style[amp-boilerplate] Lagos set to regulate employment of domestic workers, security guards
TIME

Lagos set to regulate employment of domestic workers, security guards

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The Lagos State Government is set to

sponsor an executive bill before the state

House of Assembly to regulate the

employment of domestic workers and

security guards.



Governor Ambode of Lagos state has promised

a law that will regulate the employment of

domestic workers in the state

Gov. Akinwunmi Ambode of Lagos state

disclosed this at the launch of the Lagos

Neighbourhood Safety Corps (LNSC) held at

the Agege Stadium in Lagos on Monday.

Ambode said that the bill would prescribe

regulations for such workers and other

details to monitor their activities.



"There is no room for child abuse or

underage workers," the governor said.

According to him, it has been discovered

that domestic workers are largely

undocumented and pose a grave security

threat in the state.



"The recruiting agencies must be licensed

and regulated henceforth. Our safety is now

non-negotiable," he said.



Ambode also said that a whistle blower

scheme would be introduced to further

enhance intelligence gathering by the

LNSC.



"Any valuable information given to the corps

will attract handsome reward from the state

government.



"I, therefore, call on all Lagosians to join

hands with us to say a final no to crime in

our state," he said.



The governor said that in the event of any

crime, the Executive Secretary and senior

management of LNSC could be reached on

their telephone hotlines.



"The Neighbourhood Safety Corps is not,

however, in any way in competition with the

regular police force.



"In actual fact, they are expected to assist

and complement the police by providing

useful intelligence for crime prevention and

to facilitate the arrest of perpetrators of

criminal activities in our communities," he

said.



The governor had on Aug. 15, 2016

assented to the law that created the LNSC.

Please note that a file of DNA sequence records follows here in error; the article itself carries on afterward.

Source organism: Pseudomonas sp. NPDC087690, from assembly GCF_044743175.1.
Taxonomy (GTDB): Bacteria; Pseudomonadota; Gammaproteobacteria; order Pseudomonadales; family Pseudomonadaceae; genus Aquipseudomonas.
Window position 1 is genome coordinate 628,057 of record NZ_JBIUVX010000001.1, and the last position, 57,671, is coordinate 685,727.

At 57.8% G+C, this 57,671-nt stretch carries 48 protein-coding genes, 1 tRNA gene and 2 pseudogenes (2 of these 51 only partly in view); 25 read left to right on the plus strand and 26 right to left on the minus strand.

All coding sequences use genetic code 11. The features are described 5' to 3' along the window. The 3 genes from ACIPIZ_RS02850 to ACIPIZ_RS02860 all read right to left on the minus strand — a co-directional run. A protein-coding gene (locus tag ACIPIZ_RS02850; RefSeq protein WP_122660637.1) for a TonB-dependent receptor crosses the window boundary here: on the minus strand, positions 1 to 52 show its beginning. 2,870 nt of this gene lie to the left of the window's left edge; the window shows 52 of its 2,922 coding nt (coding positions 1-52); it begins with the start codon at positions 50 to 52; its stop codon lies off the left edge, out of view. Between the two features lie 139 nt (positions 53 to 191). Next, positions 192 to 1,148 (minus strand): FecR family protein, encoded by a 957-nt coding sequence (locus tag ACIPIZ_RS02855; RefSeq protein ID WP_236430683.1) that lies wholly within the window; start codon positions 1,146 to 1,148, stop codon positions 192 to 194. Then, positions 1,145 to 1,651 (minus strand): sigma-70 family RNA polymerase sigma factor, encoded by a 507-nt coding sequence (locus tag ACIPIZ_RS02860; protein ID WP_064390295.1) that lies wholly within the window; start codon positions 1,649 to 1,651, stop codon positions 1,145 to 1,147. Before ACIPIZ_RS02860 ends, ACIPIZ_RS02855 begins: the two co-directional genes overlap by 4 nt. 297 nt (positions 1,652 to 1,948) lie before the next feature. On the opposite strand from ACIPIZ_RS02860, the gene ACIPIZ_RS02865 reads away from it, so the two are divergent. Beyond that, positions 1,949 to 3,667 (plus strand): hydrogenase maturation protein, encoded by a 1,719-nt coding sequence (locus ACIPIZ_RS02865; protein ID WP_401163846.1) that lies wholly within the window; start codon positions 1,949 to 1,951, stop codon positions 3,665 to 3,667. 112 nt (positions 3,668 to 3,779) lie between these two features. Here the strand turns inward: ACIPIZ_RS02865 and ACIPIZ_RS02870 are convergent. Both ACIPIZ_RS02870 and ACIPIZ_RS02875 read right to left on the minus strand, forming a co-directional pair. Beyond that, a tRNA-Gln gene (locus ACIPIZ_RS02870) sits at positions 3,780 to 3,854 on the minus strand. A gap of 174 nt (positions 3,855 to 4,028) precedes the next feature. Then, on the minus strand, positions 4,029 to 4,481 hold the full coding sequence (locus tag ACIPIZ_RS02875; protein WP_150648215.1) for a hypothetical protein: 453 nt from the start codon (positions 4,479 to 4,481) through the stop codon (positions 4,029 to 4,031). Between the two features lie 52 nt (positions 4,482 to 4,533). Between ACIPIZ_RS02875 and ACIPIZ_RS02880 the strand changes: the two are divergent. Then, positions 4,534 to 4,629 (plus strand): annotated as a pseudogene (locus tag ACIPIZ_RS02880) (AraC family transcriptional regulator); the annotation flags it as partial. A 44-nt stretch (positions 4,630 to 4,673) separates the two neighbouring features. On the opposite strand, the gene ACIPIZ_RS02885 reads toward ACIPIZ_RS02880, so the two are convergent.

The corps was designed to provide a second

layer of policing in order to ensure more

security in the state and in the communities.

Ambode urged officers of the corps to

conduct themselves in a civil manner,

noting that the era of officers brutalising

citizens was long gone.



"You must rather conduct yourselves in a

civilised manner and earn the trust and

respect of residents of your various

communities.



"Safeguarding our communities and

neighbourhood should be your watchword

constantly," he said.



According to the governor, each Local

Government Area and Local Council in the

state shall be provided with three of the 177

Salon cars equipped with necessary

communication gadgets.



He said that 377 motorcycles with full

rider's protection kit made up of helmets,

knee and ankle guards to ensure their

personal safety would be distributed across

the wards in the state.



Ambode announced, among other security

equipment, the provision of 4,000 bicycles

to quietly patrol and engage communities

across the local government areas and

councils.



Earlier, Mr Oluseye Oladejo, the

Commissioner for Special Duties and Inter-

Governmental Relations, said that 5,700

officers, including women, were recruited

into the corps.



The Chairman of the corps, Mr Israel Ajao,

advised officers to avoid any act of

misbehaviour, warning that anyone found

wanting would be shown the way out and

prosecuted accordingly.
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